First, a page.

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I have a program that uses curses, and then returns to the main script for further processing. After it returns, my subsequent output to stdout does not appear until there's a large amount of it (e.g. thousands of bytes).

I've reduced the problem to a very simple program that fails reliably:

import curses
import time

curses.initscr()
curses.endwin()

print "Hello world!"
time.sleep(5)

If I comment out the two curses calls, the 'Hello world!' prints before the delay. If I put them in, it prints after the delay (when the script exits).

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possible duplicate of How to flush output of Python print? –  Jack Sep 14 '10 at 4:08
    
@jack. nope. this relates to why the output buffer needs to be flushed in the first place –  aaronasterling Sep 14 '10 at 4:35
    
Ok, sorry. Just tried to help pointing the OP to something that could help! –  Jack Sep 14 '10 at 23:58
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4 Answers

up vote 2 down vote accepted

The curses.endwin() call "sets standard I/O back to normal"... which unfortunately means "buffered" (you could consider that a bug in curses and file the bug on Python's tracker).

To ensure standard-output is unbuffered,

import os

sys.stdout = os.fdopen(0, 'w', 0)

(You can put the import os at the start, or course; the reassignment of sys.stdout is meant to go right after the endwin call).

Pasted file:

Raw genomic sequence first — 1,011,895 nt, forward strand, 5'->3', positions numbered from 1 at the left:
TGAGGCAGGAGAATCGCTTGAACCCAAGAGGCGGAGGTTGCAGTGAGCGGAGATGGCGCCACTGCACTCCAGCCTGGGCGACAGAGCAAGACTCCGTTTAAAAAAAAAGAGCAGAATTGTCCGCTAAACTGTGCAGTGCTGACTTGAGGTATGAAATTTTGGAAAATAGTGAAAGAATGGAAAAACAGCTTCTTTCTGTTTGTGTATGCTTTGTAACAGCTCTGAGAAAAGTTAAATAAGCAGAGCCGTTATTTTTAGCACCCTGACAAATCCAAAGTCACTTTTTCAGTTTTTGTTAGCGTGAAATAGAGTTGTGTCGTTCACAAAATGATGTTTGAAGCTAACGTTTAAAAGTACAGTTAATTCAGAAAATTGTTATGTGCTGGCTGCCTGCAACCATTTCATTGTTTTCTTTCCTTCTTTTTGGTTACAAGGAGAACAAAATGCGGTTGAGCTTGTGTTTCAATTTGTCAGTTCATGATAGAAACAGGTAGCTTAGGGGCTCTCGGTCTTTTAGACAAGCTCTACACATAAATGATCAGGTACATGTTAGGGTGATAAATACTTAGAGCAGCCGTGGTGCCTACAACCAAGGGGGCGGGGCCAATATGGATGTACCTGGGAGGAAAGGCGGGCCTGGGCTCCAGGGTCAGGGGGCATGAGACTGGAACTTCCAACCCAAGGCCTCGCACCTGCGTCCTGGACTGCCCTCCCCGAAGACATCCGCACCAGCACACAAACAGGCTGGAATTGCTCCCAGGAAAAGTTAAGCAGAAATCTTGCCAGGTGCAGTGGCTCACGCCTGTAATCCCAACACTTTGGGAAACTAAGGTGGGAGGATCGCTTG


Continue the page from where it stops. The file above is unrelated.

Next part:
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So does stdout begin life as unbuffered? I thought that's what the -u flag was for. But yes, this fix works, thanks. –  Neil Baylis Sep 14 '10 at 5:10
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Alex beat me to it (he knew, I had to figure it out) but I wrote this nifty context manager that you might be able to use.

import curses
import time
import os
import sys


class CursesStdout(object):
    def __enter__(self):
        pass

    def __exit__(self, *args):
        sys.stdout = sys.__stdout__ = os.fdopen(sys.__stdout__.fileno(), 'w', 0)

with CursesStdout():
    curses.initscr()
    curses.endwin()


print "Hello world!"
time.sleep(2)

I modify sys.__stdout__ directly because when you look at the source in curses/__init__.py you see that the initscr function passes that file descriptor to the C code and so I store that to be reset to normal.

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This is nice too, but I can't use it because this project is on python 2.4. Thanks, though. –  Neil Baylis Sep 14 '10 at 5:17
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I have found that tis is system/library dependent. On my Windows machine (curses from http://www.lfd.uci.edu/~gohlke/pythonlibs/) it flushes and then sleeps, but on Linux it flushes after sleep. I think you can simply use: sys.stdout.flush() like:

print "Hello world!"
sys.stdout.flush()
time.sleep(5)

(it may be better to make some kind of "print & flush" function)

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These calls to fdopen() seem to only work the first time. If I have a function that uses curses and calls endwin() and resets stdout before returning, the second call to the function dies at the end with:

IOError: [Errno 9] Bad file descriptor close failed in file object destructor:

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